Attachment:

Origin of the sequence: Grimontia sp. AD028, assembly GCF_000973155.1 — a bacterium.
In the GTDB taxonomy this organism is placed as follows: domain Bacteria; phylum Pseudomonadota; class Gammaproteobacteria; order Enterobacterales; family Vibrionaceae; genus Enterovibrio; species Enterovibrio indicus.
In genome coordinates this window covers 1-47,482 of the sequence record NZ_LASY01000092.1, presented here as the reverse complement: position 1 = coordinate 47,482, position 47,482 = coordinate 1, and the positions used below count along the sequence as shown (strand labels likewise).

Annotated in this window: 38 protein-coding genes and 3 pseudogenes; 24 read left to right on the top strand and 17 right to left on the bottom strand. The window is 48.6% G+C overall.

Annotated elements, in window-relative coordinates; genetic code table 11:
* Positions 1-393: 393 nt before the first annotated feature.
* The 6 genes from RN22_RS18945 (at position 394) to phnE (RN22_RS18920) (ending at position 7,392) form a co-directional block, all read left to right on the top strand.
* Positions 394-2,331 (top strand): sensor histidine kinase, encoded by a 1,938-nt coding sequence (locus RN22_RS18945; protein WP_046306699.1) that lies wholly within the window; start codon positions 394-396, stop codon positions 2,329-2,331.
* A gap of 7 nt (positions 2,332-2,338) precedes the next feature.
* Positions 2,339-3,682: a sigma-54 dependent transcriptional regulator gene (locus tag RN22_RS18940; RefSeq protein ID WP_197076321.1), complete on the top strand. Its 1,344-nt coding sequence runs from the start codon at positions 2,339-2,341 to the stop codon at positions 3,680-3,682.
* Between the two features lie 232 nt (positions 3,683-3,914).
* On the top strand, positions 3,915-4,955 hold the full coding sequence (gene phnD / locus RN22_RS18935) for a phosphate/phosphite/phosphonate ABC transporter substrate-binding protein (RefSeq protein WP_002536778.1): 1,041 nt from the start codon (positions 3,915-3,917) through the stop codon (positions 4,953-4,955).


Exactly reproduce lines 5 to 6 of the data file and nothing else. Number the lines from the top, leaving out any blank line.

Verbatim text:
Annotated elements, in window-relative coordinates; genetic code table 11:
* Positions 1-393: 393 nt before the first annotated feature.